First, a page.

Recently the Royal Family has been in the ‘real’ news, upgrading from the tabloids, for longer than usual. The dramatic and strained relationship between Meghan Markle and the family has captured media attention for years. In the latest installment in the saga, Prince Harry and Meghan Markle have made claims of racism, colourism and a persistent tendency for the Royal Household and the press to treat the Duchess maliciously. Slamming the press as “bigoted”, they revealed racism was a big reason why they left the UK. From members of the Royal Family questioning how dark the Sussexes’ son Archie would be, to the consideration of denying him a royal title (which he would be customarily entitled to when Prince Charles becomes king), to the pulling of their security detail, the claims Meghan and Harry make are distressing. Perhaps most shocking of all is the claim that when Markle was suicidal, she was denied psychiatric care because it wouldn’t be good for the institution.
History repeats itself in many of the problems described by the Sussexes. Starting with King Edward VIII, who was forced to abdicate the throne because he wanted to marry an American divorcee, to the story of Princess Diana, who had a famously difficult relationship with the Royal Family, many of the experiences described by Harry and Meghan are familiar. But some are new. The Royal Family was praised for accepting a mixed race person as a partner for such a senior royal back in 2018. But since then, it seems clear that not only the Royal Family but the institutions surrounding it have not been as tolerant or accepting of Meghan due to her race. The increasingly clear speculation that race played a major role in Meghan’s mistreatment sheds light on the broader state of the Royal Family and the imperative to reform it.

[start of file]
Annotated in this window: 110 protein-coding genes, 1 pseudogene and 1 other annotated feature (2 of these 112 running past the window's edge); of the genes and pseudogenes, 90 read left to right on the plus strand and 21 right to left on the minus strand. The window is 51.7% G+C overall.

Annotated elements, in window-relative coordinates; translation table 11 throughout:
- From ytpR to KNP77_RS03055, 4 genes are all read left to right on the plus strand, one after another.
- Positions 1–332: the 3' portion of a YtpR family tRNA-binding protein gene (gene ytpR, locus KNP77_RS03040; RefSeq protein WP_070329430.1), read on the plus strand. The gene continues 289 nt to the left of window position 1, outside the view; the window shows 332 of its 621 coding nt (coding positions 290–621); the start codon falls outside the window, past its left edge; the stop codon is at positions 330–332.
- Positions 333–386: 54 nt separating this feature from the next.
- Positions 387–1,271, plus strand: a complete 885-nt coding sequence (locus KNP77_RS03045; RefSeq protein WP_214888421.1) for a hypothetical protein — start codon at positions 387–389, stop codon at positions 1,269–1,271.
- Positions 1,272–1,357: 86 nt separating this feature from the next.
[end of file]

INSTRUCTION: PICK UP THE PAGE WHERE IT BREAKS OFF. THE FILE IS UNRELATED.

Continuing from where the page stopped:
A less-remembered royal story regards the use of ‘Queen’s consent’, an ancient parliamentary procedure that allows the monarch to vet bills affecting them. Last month, The Guardian revealed that the Queen used the procedure to negotiate an exclusion from a transparency law that would have revealed the extent of her private wealth. This shocking revelation goes against the modern function of the Monarch, which is supposed to give a rubber stamp to any law without interference and act only as a figurehead. The revelation is more significant than it is given credit for, especially given that an unelected individual influenced actual laws being passed and did so in a way that personally benefited them.
If the Royal Family wants to survive in the 21st century, it needs to change. Just like all the social, political and economic dynamics of the world changed after the First World War, the period we are living in now also represents such a shift. The Royal Family seems out of touch with the ever increasing calls for political accountability, social justice and greater income equality. The explicit accusation of racism from within the institution is a prime example. In 2021, it is not enough to simply tolerate a person of colour. Institutions need to actively fight racism in all its forms. It seems the Royal Family has failed to do even the former, let alone the latter.
Real, measurable, and transparent changes are needed from not just individual family members, but from each element of the Royal Family, starting with the media. Because make no mistake: the media and the Royal Family are mutually dependant institutions that are essentially one and the same. If the public cannot be shown that the Royals are weeding out the structural racism in their ranks, this can easily be the beginning of the end for the British monarchy. On top of that, they must further remove themselves from political life, as it not only betrays the status of this country as a constitutional monarchy, but also gives accessible ammunition to those who argue Britain should be a republic.
It is time for the royals to think about a post-Elizabethan era of monarchy. For this future to be tenable, they must act sincerely, decisively, and acknowledge their problems. The Royal Family is the best example of an institution maintaining the status quo. However, the status quo is simply not good enough and if they want to stay royal, they must examine themselves and reform from top to bottom.